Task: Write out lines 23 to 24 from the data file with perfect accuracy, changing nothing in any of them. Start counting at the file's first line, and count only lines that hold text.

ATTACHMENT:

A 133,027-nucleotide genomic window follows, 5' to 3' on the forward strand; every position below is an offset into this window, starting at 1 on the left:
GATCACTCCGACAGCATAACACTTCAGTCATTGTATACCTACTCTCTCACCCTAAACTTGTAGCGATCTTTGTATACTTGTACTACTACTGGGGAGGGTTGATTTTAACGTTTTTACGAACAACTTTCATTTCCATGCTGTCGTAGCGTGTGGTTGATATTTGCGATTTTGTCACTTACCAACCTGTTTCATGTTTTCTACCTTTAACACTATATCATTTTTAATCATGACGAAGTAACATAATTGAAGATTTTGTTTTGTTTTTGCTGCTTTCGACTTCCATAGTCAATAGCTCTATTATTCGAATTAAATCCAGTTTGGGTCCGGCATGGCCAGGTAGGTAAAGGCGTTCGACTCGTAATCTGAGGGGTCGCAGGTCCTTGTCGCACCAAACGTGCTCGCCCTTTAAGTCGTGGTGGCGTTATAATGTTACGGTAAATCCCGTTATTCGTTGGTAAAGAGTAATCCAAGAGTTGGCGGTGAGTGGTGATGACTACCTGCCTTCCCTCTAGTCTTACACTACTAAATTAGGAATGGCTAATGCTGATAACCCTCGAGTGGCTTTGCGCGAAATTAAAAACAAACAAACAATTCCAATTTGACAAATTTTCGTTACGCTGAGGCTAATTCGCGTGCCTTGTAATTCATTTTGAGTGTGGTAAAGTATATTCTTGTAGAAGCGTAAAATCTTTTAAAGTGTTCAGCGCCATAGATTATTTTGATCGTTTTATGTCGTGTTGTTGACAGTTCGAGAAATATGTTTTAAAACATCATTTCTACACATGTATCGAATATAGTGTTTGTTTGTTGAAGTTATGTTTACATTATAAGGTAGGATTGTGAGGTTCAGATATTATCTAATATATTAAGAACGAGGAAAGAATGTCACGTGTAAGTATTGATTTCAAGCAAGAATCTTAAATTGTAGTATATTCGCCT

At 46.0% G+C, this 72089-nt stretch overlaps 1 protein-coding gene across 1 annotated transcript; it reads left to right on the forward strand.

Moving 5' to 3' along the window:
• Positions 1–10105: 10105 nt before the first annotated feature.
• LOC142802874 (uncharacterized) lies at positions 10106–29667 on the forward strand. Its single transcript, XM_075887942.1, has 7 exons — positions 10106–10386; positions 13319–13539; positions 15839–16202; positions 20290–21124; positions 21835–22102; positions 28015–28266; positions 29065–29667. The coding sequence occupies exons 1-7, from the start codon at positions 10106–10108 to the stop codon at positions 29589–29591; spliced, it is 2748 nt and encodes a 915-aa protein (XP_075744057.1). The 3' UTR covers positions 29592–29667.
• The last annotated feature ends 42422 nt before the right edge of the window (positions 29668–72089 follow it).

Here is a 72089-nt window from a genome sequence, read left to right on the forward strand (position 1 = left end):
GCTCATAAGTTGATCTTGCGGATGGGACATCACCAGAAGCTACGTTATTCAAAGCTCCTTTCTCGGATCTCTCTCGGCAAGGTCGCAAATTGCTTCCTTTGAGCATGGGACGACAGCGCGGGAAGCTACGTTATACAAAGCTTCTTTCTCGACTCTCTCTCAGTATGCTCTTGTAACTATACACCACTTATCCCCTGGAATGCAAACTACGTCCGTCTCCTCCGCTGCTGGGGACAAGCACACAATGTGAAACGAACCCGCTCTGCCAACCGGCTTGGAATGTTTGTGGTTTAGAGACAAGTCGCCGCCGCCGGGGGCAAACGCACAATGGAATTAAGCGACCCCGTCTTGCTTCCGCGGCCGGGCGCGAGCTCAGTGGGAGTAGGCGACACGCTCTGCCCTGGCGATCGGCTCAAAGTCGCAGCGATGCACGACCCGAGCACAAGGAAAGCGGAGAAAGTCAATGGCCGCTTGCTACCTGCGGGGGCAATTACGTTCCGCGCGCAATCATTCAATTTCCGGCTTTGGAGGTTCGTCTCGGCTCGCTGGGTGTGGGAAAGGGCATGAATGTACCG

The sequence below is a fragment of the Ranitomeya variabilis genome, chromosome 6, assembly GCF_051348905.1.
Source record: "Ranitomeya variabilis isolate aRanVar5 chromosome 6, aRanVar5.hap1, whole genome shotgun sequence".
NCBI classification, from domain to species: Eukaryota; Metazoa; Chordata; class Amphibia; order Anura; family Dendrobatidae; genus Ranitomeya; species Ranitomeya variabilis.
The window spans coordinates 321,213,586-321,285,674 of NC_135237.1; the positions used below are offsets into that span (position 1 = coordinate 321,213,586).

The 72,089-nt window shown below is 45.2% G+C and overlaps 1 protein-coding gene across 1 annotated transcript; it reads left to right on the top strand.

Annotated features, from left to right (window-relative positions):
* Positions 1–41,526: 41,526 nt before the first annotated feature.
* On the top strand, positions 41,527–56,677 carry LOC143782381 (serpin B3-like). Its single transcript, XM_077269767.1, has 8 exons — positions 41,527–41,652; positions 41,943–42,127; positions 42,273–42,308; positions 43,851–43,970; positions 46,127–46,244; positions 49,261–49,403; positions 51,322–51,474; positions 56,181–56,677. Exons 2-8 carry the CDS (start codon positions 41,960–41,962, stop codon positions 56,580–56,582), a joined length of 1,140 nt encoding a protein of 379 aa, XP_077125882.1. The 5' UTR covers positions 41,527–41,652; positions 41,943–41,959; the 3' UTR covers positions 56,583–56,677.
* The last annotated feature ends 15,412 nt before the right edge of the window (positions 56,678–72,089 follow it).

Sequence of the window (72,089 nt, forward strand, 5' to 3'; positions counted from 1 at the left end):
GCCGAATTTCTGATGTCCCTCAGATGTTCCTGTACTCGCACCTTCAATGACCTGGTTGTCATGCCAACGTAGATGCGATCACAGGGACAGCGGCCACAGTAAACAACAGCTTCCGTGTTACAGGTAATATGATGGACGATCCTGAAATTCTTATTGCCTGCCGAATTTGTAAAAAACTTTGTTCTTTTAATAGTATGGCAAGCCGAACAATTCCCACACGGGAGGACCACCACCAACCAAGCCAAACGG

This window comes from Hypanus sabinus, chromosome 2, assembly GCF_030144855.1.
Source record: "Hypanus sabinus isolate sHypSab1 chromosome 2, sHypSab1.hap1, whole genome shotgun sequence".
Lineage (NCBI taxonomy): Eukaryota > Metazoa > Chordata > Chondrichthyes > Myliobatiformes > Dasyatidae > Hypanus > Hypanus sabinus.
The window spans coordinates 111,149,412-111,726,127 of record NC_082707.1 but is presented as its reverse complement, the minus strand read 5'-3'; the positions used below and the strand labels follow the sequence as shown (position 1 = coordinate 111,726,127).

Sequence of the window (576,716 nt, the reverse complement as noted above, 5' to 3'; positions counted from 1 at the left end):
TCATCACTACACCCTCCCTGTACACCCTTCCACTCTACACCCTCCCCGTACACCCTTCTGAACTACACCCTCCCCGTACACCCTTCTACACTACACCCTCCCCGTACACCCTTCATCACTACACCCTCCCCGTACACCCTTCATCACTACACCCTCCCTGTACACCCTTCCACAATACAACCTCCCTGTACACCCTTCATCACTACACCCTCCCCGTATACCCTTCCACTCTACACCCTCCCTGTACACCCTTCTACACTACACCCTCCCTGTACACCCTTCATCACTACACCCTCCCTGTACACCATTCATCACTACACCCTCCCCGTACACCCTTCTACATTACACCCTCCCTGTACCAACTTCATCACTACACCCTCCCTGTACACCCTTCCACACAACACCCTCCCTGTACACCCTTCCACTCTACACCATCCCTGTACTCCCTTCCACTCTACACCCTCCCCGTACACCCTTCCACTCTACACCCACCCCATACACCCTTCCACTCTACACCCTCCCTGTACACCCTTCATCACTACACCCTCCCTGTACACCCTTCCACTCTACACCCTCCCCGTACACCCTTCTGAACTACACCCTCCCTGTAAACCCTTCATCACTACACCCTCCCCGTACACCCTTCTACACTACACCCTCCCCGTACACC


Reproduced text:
Lineage (NCBI taxonomy): Eukaryota > Metazoa > Chordata > Chondrichthyes > Myliobatiformes > Dasyatidae > Hypanus > Hypanus sabinus.
The window spans coordinates 111,149,412-111,726,127 of record NC_082707.1 but is presented as its reverse complement, the minus strand read 5'-3'; the positions used below and the strand labels follow the sequence as shown (position 1 = coordinate 111,726,127).